In extreme weather circumstances, your procedures must include an emergency preparedness plan that considers single, multiple, and common mode failures.

On August 21, the National Oceanic and Atmospheric Administration (NOAA) stated that they predict “above average” activity for the remainder of the 2023 Atlantic hurricane season. The CSB is urging the chemical industry to act now to prepare for potentially more frequent and more powerful hurricanes and other extreme wind events in the months ahead.

In these extreme weather circumstances, your procedures must include an emergency preparedness plan that considers single, multiple, and common mode failures. When you think about your facility’s emergency preparedness procedures, are you confident they provide the direction you need?

Arkema Chemical Plant Fire

To fully reflect on this question, consider the video below provided by the Chemical Safety Board (CSB) – “Caught in the Storm: Extreme Weather Hazards.”

This video discusses how, on August 31, 2017, fires erupted at the Arkema Chemical Plant in Crosby, Texas, due to heavy rain from Hurricane Harvey. Plant equipment flooded and failed, resulting in a loss of cooling to stored chemicals. This caused the chemicals to decompose and burn, releasing fumes and smoke into the air. Twenty-one people sought medical attention from reported exposures to the fumes. More than 200 residents living near the facility were evacuated and could not return home for a week.

This video further discusses the shortcomings of Arkema Chemical Plant’s Hurricane Preparedness Plan. Note how the staff, despite having a plan, was forced numerous times to take actions beyond their prepared direction, resulting in what the CSB described as a common mode of failure.

According to the Center for Chemical Process Safety, a common mode of failure “is the result of one or more events, causing coincident failures in multiple systems or on two or more separate channels in a multiple channel system, leading to system failure.”

Arkema had multiple safety systems in place to ensure the chemicals were kept cold. Their layers of protection included refrigeration systems in low-temperature warehouses, emergency generators in case of a loss of power, alternative cooling methods such as liquid nitrogen, and refrigerated trailers to temporarily store the chemicals. All these layers of protection failed due to the same flood water that caused the facility to lose electrical power.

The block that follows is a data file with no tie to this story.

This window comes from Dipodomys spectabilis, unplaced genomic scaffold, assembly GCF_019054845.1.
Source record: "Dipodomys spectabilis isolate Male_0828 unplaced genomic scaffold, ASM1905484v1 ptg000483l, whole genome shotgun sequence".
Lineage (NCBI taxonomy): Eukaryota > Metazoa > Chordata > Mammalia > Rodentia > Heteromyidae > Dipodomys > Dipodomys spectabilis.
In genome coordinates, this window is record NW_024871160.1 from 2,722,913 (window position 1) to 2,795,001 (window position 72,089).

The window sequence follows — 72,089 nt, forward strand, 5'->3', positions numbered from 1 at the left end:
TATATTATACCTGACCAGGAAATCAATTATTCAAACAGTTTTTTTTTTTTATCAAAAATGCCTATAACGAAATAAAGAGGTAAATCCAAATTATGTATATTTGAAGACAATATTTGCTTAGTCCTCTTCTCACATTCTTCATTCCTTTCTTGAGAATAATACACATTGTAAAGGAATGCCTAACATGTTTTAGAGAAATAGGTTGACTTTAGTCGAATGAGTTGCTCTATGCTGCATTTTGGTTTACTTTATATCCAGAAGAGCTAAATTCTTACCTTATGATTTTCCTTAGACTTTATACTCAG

Level of Detail Ensures Success

Arkema’s safety preparedness plan did not contain the proper level of detail for its workers to be successful. It’s important to remember that every procedure step has three primary parts that are essential for level of detail—the who, what, and how. These components must be present in your action steps to properly answer who performs the specific task, what task is to be performed, and how to correctly perform the task safely and efficiently. If your procedure is written at the “what-to-do” level of detail, the error rate is 1:2 to 1:10. For a procedure written at the “how-to-do” level of detail, the error rate decreases to 1:100 to 1:1000. At a time when you find yourself at the highest risk of failure, does your plan have the level of detail necessary for putting you and your team at the highest level of success?

Emergency plans are often written vague to provide the greatest level of flexibility. However, this flexibility can set you and your staff up for significant failure. A balanced approach has to be provided, ensuring the plan and associated procedures consider single failures and the possibilities for multiple failures resulting from a common mode of failure. This was the case at the Arkema plant, where flooding was beyond historic levels and resulted in multiple equipment failures.


It is better to have the direction preplanned rather than trying to figure out the direction when you may not have all the resources available or the time needed to map out the best recovery actions.

  1. When looking at plant readiness for extreme weather hazards, do not fall short in the preparation activities by only looking at the equipment needed for accident response.
  2. Evaluate the procedures required to provide the road map for success.
  3. Ensure the procedure level of detail matches the experience of your workforce as it stands today—not years ago when the procedures were first written.
  4. Ensure the procedures account for single and multiple failures resulting from a common mode, such as flooding or wind damage—addressing the “what if” mentality for potential common mode failures.

Extreme weather events are increasing, but you can reduce their impact by creating a preparedness plan that provides a sufficient level of detail and considers the common modes of failure.

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By Stephen McCord, Founder & Chairman of the Board